At the moment, Lisa and I are living out on Béchervaise Island, just the two of us and over 1000 penguins.
We are only a few kilometres from Mawson station, but with the sea ice deteriorating, we moved to the island in December so that we could continue the long term monitoring work on the Adéélie penguins that breed here.
We live quite comfortably in a permanent field camp comprising several huts and we have enough water for about eight weeks (without melting any extra snow) and food to last even longer. The water and additional food was brought over in November with assistance from the ‘Mawson Removal Company', whose services I can recommend. They are an enthusiastic and efficient crew!
This season we have a focus on tracking the Adélie penguins. We have been attaching GPS and dive loggers to adults (we use tape to secure them to the penguin’s feathers) to gather data on where they are foraging through the breeding season and how deep they are diving. Adélie penguins can dive to over 100m! To get the data from these devices we need to retrieve them, so we keep a close eye on the comings and goings around the colony so we know when the birds return carrying all the data.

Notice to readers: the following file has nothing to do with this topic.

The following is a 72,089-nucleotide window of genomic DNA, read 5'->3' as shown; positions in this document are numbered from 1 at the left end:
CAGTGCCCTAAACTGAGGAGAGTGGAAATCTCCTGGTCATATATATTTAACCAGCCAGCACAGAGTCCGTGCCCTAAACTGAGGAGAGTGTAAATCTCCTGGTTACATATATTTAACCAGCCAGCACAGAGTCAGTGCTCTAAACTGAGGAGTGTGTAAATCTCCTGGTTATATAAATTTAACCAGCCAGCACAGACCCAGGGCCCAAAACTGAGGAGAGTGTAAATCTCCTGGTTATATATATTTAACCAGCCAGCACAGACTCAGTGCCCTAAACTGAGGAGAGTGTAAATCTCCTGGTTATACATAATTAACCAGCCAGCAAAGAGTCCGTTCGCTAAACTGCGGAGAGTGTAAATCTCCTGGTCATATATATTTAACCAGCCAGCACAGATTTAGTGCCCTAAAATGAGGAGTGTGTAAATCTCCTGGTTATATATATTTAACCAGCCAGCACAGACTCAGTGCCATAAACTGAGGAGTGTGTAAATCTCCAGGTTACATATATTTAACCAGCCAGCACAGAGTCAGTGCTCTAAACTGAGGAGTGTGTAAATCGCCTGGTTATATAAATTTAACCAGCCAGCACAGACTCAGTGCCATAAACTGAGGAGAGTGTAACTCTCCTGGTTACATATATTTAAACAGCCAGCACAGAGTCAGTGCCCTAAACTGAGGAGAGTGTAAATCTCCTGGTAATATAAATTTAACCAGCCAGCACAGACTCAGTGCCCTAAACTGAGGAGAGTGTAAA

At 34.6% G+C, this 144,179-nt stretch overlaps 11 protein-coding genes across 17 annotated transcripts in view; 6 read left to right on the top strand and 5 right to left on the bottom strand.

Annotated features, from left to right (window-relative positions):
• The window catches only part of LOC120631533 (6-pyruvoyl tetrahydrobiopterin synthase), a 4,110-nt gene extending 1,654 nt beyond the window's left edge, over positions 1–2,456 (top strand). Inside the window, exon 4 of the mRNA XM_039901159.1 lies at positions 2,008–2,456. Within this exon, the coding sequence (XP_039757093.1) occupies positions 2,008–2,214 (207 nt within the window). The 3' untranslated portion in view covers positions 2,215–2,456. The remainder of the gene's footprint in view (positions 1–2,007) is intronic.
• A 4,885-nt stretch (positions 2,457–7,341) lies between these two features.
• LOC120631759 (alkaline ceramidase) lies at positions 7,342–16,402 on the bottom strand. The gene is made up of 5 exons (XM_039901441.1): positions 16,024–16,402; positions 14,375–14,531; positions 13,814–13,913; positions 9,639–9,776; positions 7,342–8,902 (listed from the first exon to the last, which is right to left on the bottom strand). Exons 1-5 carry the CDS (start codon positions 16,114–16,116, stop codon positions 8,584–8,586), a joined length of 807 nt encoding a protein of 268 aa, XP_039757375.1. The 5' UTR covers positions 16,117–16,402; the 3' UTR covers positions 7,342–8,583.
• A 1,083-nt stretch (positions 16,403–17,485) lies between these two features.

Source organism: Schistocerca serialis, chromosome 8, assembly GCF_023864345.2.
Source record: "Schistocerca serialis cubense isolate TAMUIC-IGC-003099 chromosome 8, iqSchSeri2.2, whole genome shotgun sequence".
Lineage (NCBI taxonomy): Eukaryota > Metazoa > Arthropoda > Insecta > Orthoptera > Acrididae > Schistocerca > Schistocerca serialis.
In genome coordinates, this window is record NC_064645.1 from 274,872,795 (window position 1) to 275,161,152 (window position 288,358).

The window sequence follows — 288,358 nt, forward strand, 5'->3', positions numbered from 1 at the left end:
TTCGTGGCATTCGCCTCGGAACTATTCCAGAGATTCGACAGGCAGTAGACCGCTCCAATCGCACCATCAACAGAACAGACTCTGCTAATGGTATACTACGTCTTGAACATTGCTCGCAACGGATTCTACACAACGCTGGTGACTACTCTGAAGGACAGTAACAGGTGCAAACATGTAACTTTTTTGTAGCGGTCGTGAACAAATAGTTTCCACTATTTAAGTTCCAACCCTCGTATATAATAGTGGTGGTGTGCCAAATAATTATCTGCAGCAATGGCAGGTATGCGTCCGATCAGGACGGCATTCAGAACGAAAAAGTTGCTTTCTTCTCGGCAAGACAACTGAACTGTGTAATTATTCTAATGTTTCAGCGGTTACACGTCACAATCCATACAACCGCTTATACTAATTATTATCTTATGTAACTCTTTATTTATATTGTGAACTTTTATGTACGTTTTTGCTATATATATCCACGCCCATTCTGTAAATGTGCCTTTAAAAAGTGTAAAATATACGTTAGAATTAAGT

Currently on the island, some of the Adélie penguin chicks are getting big enough to be left alone by their parents, forming créches for protection while their parents go out to forage for enough food for their growing offspring. The chicks are starting to explore their world, and it is entertaining to see them climbing onto rocks, interacting with their peers in the créches and surrendering to sleep in the afternoon sunshine.
By Anna Lashko